Murdered Maltese journalist: European Commission demands independent investigation
Friday, 15 June 2018
The European Commissioner for Justice, Vera Jourova, on Thursday called on Malta’s government to ensure that the investigation into the death of journalist and blogger Daphne Caruana Galizia is “independent and exhaustive”. She also expressed concern about Malta’s respect for European legislation against money laundering.
“The Commission expects an independent and thorough investigation to uncover who is really responsible for Daphne’s murder” which has “deeply shocked Europe,” she said during a visit to Malta.
Often described as a “one-woman Wikileaks”, Daphne Caruana Galizia had exposed some of the worst aspects of Maltese politics, slamming Prime Minister Joseph Muscat (Labour) but also the leader of the opposition. She had made many enemies with her attacks, which were often tough and personal.
She was killed on the 16th of October 2017 in a car bomb explosion. Three men charged on the 5th of December with the crime have pleaded not guilty of manufacturing the bomb used in the explosion and of being part of a criminal organization.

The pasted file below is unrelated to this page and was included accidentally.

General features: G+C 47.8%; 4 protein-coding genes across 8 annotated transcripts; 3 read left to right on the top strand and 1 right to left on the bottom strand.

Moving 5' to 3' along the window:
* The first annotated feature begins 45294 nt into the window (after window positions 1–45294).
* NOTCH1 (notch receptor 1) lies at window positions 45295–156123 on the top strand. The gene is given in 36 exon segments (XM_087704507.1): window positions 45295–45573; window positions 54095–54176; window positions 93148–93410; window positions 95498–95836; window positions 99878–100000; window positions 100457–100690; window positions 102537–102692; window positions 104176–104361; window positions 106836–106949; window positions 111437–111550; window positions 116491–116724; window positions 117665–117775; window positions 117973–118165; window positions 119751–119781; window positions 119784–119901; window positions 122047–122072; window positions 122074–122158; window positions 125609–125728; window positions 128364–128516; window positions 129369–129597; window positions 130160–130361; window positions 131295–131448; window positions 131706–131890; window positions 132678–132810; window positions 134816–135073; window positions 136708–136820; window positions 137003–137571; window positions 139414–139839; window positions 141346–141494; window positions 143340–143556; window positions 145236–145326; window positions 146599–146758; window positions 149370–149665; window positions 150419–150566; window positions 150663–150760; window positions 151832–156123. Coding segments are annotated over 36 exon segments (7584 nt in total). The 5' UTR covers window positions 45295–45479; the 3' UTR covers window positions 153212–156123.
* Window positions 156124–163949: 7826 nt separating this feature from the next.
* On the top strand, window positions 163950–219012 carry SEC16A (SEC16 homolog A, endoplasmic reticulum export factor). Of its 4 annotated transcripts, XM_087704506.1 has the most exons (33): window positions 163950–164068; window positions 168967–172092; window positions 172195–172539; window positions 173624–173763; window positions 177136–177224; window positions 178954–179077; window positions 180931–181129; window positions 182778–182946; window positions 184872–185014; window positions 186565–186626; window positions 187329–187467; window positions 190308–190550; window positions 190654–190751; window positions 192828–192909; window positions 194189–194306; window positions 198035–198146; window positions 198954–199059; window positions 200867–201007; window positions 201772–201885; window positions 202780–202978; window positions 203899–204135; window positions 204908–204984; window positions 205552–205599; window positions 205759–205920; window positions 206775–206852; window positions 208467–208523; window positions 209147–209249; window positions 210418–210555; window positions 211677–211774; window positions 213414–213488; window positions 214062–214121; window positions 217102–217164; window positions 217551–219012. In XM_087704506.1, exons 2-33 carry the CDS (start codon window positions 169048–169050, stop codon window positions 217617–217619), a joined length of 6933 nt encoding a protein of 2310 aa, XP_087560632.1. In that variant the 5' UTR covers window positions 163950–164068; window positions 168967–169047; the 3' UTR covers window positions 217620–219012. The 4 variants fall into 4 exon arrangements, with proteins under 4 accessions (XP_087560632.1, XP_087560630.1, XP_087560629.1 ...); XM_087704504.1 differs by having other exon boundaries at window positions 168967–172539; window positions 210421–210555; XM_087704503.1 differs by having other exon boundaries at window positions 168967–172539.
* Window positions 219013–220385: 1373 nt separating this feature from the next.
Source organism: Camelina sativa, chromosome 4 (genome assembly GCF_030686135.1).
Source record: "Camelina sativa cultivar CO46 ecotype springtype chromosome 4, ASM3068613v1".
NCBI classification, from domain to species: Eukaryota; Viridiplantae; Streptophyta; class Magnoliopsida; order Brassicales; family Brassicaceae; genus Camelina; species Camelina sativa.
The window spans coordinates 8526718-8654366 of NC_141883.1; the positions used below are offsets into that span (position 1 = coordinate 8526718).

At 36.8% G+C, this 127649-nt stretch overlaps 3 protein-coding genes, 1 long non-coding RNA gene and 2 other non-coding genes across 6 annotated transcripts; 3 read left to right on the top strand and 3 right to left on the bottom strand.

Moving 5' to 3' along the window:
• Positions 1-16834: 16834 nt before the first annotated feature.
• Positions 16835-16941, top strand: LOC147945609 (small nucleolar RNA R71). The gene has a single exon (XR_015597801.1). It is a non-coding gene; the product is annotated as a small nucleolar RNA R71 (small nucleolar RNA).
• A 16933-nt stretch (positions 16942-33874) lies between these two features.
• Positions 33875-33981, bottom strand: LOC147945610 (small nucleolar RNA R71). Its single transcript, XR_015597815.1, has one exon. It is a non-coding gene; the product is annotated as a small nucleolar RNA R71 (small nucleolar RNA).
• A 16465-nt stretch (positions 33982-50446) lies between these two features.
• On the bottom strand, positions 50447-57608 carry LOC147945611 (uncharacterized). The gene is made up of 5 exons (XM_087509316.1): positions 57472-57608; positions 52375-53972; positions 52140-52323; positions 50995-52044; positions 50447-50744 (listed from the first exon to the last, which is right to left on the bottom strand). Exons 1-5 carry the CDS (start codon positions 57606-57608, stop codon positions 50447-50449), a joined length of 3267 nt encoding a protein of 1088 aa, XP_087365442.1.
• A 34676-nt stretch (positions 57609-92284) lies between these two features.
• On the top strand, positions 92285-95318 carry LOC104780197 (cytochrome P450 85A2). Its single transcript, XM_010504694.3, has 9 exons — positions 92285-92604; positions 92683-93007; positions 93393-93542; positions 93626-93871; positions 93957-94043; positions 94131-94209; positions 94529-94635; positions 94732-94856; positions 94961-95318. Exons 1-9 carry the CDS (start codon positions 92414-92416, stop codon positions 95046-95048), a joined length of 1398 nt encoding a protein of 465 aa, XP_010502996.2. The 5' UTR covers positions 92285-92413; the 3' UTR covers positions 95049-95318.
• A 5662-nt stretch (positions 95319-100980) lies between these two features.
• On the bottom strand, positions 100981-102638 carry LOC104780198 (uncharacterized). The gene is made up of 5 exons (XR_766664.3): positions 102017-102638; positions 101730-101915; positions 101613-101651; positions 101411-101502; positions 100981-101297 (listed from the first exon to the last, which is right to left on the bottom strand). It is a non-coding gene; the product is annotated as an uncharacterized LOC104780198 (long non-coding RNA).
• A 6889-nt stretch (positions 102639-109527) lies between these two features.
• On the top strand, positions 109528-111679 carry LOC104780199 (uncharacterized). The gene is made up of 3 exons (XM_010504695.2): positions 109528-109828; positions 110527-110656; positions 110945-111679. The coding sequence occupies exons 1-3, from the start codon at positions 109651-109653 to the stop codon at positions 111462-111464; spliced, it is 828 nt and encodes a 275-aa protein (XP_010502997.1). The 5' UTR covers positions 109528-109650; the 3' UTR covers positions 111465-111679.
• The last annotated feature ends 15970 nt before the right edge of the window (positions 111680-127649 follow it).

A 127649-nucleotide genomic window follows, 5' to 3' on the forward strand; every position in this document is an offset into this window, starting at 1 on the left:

Jourova said she would meet on Friday with officials overseeing the investigation into the journalist’s murder.
She also called for greater vigilance on the sale of “golden passports” by the Maltese authorities, which enables foreigners to acquire Maltese nationality if they have resided for at least one year on the Mediterranean island.
“Becoming a Maltese citizen also means becoming a European citizen, with all its rights, including freedom of movement,” the Commissioner stressed, adding that Maltese nationality should only be granted to people “who have a real link to the country”.
“We must not enable suspicious people to come to Europe and get citizenship, to use it for money laundering or to cause a security risk,” she explained. “The Commission has a legitimate right to require some basic requirements.”
“We have to step up the fight against money laundering (…) I fear there are gaps in the Maltese system,” she added.